OPEC versus Shale: A look at the oil markets in 2017 By Steve Graham

This is an article written By Steve Graham and produced by FTR Reports.

production again in February. Some reports place the compliance rate closer to 86%. Efforts to lower inventories and raise prices have run into a wall in the U.S., where inventories have increased for the world’s biggest oil consumer for an eighth week in early March at a record 520.2 million barrels. Oil production in the shale belt is indeed increasing. U.S. drillers added rigs for the seventh straight week in early March, according to Baker-Hughes. Rig counts rose to over 600, the most since October 2015. Rig counts were over 1,300, peaking in mid-2014., before starting to decline.

When senior executives in the oil industry met a year ago in Houston, Saudi Arabia’s energy minister has harsh words for U.S. shale drillers struggling with the worst price crash in a generation. “Lower costs, borrow cash, or liquidate,” said Ali Naimi, who managed the world’s largest energy exporting business for more than two decades. In the year since, the drillers have largely taken Naimi’s advice. While more than 100 have gone bankrupt since the start of 2015, the companies that survived have reshaped themselves into fitter, leaner and faster versions that can thrive on oil at $50 a barrel. Now it is OPEC seeking solutions, trying to drive up prices to repair the economies of the nations it serves. “The shale business is rejuvenated because of the difficulties it has been through,” said Ben van Beurden, the chief executive officer of Royal Dutch Shell.

After the two year downturn spurred by oil’s plunge from more than $100 to $26, U.S. oil production is on the rise again. The number of drilling rigs have grown more than 90% to 609 in just over nine months. Production has gained more than 550,000 barrels a day since last summer, rising just under 9 million barrels a day for the first time since April. And as shale returns with a vengeance, it’s not just the pioneer cowboys that dominated the first phase of the revolution in the Bakken of North Dakota. This time, Exxon Mobil Corp. and other major oil groups are joining the rush. It’s a new reality that OPEC and Russia, the main force behind the production cuts as a solution to re-balance the global market, are beginning to acknowledge. “With $55 a barrel, we see everybody is happy in the U.S.,” said Didier Casimiro, a senior executive at Moscow based Rosneft PJSC.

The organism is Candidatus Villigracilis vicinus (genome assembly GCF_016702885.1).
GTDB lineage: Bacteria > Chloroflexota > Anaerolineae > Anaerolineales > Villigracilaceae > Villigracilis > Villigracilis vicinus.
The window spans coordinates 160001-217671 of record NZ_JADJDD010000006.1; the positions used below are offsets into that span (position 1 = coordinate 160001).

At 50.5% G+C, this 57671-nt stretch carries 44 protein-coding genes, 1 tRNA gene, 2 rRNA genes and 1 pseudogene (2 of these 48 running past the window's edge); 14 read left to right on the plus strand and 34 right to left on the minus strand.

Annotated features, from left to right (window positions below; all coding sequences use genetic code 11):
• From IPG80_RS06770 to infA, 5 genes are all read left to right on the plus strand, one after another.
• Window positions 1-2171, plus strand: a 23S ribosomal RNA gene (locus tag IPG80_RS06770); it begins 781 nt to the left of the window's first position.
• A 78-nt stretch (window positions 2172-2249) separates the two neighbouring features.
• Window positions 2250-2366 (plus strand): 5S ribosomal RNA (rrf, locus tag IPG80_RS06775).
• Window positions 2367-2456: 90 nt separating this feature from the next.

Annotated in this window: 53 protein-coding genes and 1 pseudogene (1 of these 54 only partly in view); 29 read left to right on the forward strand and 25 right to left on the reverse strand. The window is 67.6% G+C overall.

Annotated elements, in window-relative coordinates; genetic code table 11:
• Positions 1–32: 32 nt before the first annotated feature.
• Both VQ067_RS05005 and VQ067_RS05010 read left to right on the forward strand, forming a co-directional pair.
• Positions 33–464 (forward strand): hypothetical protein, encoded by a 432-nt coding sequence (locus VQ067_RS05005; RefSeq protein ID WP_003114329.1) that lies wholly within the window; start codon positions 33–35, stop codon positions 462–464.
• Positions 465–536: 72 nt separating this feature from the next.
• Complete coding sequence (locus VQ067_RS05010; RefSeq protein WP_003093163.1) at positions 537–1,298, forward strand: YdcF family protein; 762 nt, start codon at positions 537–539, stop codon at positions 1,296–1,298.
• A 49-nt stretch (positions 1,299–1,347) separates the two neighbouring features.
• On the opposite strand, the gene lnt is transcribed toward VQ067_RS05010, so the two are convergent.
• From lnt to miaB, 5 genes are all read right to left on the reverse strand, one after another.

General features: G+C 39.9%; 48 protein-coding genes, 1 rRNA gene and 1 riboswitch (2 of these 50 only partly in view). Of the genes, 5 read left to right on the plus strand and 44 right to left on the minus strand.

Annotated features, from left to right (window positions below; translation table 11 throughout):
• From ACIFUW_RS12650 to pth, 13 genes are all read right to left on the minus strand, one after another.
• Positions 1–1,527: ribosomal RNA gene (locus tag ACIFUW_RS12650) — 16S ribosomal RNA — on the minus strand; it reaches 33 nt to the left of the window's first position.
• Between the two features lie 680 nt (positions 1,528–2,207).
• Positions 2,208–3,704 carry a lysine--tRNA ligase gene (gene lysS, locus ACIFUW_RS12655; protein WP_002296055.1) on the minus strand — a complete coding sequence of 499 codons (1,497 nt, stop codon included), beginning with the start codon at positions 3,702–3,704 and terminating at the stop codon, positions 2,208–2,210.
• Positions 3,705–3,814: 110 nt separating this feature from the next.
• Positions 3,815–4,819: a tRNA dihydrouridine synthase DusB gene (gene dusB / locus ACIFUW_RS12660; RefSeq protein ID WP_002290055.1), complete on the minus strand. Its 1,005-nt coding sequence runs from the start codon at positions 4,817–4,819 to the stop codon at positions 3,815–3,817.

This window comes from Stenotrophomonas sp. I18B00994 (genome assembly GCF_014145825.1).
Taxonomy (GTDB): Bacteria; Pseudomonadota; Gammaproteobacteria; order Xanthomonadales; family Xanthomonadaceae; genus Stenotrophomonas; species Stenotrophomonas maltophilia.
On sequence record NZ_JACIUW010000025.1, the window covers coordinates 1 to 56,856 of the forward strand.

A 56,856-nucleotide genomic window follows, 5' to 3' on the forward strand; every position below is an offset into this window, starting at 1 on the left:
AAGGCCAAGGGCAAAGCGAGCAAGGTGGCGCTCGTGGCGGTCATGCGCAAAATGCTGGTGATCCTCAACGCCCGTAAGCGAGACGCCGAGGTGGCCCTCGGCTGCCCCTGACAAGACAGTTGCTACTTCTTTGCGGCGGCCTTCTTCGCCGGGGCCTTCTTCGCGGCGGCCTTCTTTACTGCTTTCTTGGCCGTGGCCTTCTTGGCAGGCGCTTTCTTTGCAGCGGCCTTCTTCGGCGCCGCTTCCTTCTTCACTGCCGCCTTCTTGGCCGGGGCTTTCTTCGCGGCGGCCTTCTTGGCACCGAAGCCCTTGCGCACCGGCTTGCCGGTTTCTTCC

Long a leader in multi-million dollar oil developments that took years to build and even longer to profit. Exxon is diverting about one-third of its drilling budget this year to shale oil fields that will deliver cash flow in as little as three years. Add to the mixture, the election of Donald Trump, who promises fewer regulations, added pipelines and energy independence and the mood at CEREWeek, the conference that was so gloomy the last two years, was much brighter this year. “North American oil companies are going to increase their spending by 25% in 2017 compared to last year,” said Daniel Yergin, the oil historiancum-consultant who hosts the CEREWeek conference. “The increase reflects the magnetism of

U.S. shale.”

So far this year, U.S. energy companies have raised $10.5 billion in fresh equity, with shale and oil service groups drawing the most investment, the best start of the year since 1999. The growth in activity is more than matched by growth in productivity. Oil companies can drill a well for about $5.5 million, down 56% from 2013. Thanks to new fracking techniques, the wells are yielding more barrels than ever. The average Permian well gushes 668 barrels a day, compared to 98 four years ago. “The bottom line is we think they can produce as much oil out of the Permian as they want to,” said Greg Armstrong, boss of Plains AllAmerican Pipeline. “It’s a matter of rigs, just a manufacturing process. And the revival isn’t just confined to the Permian, which stretches from Texas to New Mexico. Drilling is increasing in other shale pastures, such as Scoop and Stack in Oklahoma and in the deep water oilfields.

What does this mean to the price of oil, the OPECV cuts and shale increases, in a word, stability. As long as domestic producers don’t over-produce and OPEC doesn’t cut production too deeply, prices are likely to stay balanced in the $50-$60 dollar a barrel range. The chief risk is overproduction, whether it’s OPEC cheating, or too much domestic output, acts that would send prices falling again. There is of course, a possibility of a recession, either global or domestic, which would also send prices falling again. However, for the foreseeable future, the oil business looks fairly stable, good for domestic production, as long as prices stay range-bound. The very recent slide of WTI to below $50 does raise new questions about excess inventories and potentially lower prices that hurt the domestic market so forcefully in recent years. The one thing that we don’t have to worry about is shortages, at least for quite some time.